So many folks are taking up [synchronicity]—and [atemporality]…

From Atom and Archetype: The Pauli/Jung Letters 1932–1958:

Letter from Jung to Pauli, November 1950:

I now wonder whether it is not so that every state of being that has no conceivable cause (and thus no potentially ascertainable one) falls into the category of synchronicity. In other words, I see no reason why synchronicity should always just be a coincidence of two psychic states or a psychic state and a nonpsychic event. There may also possibly be coincidences of this kind between nonpsychic events. /// Insofar as for me synchronicity represents first and foremost a simple state of being, I am inclined to subsume any instance of causally nonconceivable states of being into the category of synchronicity. /// “Causality” is a psychologem (and originally a magic virtus) that formulates the connection between events and illustrates them as cause and effect. Another (incommensurable) approach that does the same thing in a different way is synchronicity. Both are identical in the higher sense of the term “connection” or “attachment.” But on an empirical and practical level (i.e., in the real world), they are incommensurable and antithetical, like space and time. [pp 60–61]

Letter from Pauli to Jung, December 1950:

…I have once again carefully weighed up the pros and cons of the narrower and broader definitions of “synchronicity.” Pure logic gives us a free hand to choose either definition. In such a case, the deciding factor is intuition, pointing the way to the future as it does… [T]he intuitive function has such a strong tendency toward the apprehension of holistic structures that despite all arguments to the contrary, I find myself leaning toward your broader definition. [p65]

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Just reading Jeremy Johnson’s “Seeing Through the World: Jean Gebser and Integral Consciousness,” p. 38++ where he shows us how important synchronicity was in the lives of Petrarch and St. Augustine to usher in perspectival awareness. Looking forward to seeing how synchronicity factors into the ushering in of integral awareness too… Wondering whether Gebser’s writing about these synchronicities had anything to do with his acquaintance with Jung at Eranos.

-Lisa Maroski

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Some Gebser and Jung topics

● Development of consciousness
Gebser—from a phylogenetic perspective (i.e., humanity as a whole)
Jung—from an ontogonic perspective (i.e., of the individual)

● Development toward wholeness

● Centrality of the spiritual/sacred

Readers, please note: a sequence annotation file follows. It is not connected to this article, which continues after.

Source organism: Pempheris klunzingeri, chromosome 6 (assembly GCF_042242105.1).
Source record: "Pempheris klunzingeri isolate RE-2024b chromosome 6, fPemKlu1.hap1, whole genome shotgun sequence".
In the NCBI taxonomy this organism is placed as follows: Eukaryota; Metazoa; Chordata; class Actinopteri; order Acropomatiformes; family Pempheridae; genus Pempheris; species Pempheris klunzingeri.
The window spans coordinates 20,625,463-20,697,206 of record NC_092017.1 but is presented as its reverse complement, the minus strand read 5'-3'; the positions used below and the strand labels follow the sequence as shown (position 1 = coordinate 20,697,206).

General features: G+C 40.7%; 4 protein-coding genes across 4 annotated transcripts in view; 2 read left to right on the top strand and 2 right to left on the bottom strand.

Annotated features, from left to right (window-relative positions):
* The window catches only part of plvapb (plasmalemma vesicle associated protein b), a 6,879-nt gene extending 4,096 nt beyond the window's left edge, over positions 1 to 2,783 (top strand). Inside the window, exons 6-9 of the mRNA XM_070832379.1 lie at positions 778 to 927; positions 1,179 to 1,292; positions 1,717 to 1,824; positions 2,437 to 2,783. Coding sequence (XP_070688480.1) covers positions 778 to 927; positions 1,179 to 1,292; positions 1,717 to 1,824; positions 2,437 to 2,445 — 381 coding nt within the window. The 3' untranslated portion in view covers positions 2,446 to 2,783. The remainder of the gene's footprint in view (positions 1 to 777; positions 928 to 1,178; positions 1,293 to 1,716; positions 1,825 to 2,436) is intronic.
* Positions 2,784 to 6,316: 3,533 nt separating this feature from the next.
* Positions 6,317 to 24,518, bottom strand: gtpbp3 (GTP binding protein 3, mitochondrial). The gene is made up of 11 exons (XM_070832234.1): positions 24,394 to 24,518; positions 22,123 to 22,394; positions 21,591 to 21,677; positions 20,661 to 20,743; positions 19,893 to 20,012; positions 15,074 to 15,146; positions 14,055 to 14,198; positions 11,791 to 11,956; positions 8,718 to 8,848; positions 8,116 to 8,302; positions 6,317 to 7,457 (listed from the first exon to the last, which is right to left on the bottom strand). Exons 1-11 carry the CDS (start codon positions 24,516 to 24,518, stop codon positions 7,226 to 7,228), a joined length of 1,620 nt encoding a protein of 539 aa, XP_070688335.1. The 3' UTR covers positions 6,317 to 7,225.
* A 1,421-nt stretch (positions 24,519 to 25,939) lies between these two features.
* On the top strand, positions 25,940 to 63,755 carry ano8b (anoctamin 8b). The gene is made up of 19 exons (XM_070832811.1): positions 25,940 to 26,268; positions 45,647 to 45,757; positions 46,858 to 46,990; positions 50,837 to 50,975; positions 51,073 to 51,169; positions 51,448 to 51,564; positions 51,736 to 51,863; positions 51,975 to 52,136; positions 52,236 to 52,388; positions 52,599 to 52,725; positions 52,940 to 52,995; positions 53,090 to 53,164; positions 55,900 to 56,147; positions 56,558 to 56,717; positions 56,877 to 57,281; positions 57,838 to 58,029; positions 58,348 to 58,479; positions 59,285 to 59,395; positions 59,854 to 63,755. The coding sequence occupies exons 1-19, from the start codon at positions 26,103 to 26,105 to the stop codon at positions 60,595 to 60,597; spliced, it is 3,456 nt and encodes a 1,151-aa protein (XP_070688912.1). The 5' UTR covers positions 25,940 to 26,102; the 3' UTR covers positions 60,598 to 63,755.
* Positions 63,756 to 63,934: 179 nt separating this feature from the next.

● Recognition of the influence of the primordial, that-which-is-ancient, that which is ground or source, in present times
Gebser—the archaic, magic, mythic structures of consciousness
Jung—the archetypal

● Recognizing many modes of consciousness, multiple ways we are conscious of the world and of ourselves
Gebser—structures of consciousness (archaic, magic, mythic, mental, integral)
Jung—psychological functions (intuiting, sensing, feeling, thinking types)

How do these notions help us deal concretely with changing environmental, social, political, and emotional realities?

How might a person of individuating integrity participate in our planetary crises?

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“The assumption that the human psyche possesses layers that lie below consciousness is not likely to arouse serious opposition. But… there could just as well be layers lying above consciousness… The conscious mind can only claim a relatively central position and must put up with the fact that the unconscious psyche transcends and as it were surrounds it on all sides. Unconscious contents connect it backward with the physiological states on the one hand and archetypal data on the other. But it is extended forward by intuitions which are conditioned partly by archetypes and partly by subliminal perceptions depending on the relativity of time and space in the unconscious.”

C.G. Jung, Psychology and Alchemy

Photo: Liquid horizons, Asilomar beach, G. Brun

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Planetary emergency

One the central themes of the 2019 Gebser-Jung Conference will be planetary emergency. I thought I would provide a few quotes from Jung that pertain to collective emergencies:

“… the modern ‘cultural’ mind … shows an alarming degree of dissociation and psychological confusion. We believe exclusively in consciousness and free will, and are no longer aware of the powers that control us to an infinite degree, outside the narrow domain where we can be reasonable and exercise a certain amount of free choice and self-control. In our time of general disorientation, it is necessary to know about the true state of human affairs… if we are to see things in their right perspective, we need to understand the past of man as well as his present. That is why a correct understanding of myths and symbols is of essential importance.”
CW 18, par. 559

“… the sickness of dissociation in our world is at the same time a process of recovery, or rather, the climax of a period of pregnancy which heralds the throes of birth.”
CW 10, par. 293

We see from these two quotes that Jung felt we are in a state of collective dissociation that requires an understanding of our mythic and magical past. He also argues that this dissociation often foreshadows the birth of the new. These two quotes provide a bridge between Jung’s views and those of Gebser regarding our current state of emergenc(e/y).

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Most grateful for all the energies converging now and onward unto the moments configuring at Asilomar. This will be unlike any conference I have ever participated in—our intellectual and spiritual retreat. So be it.

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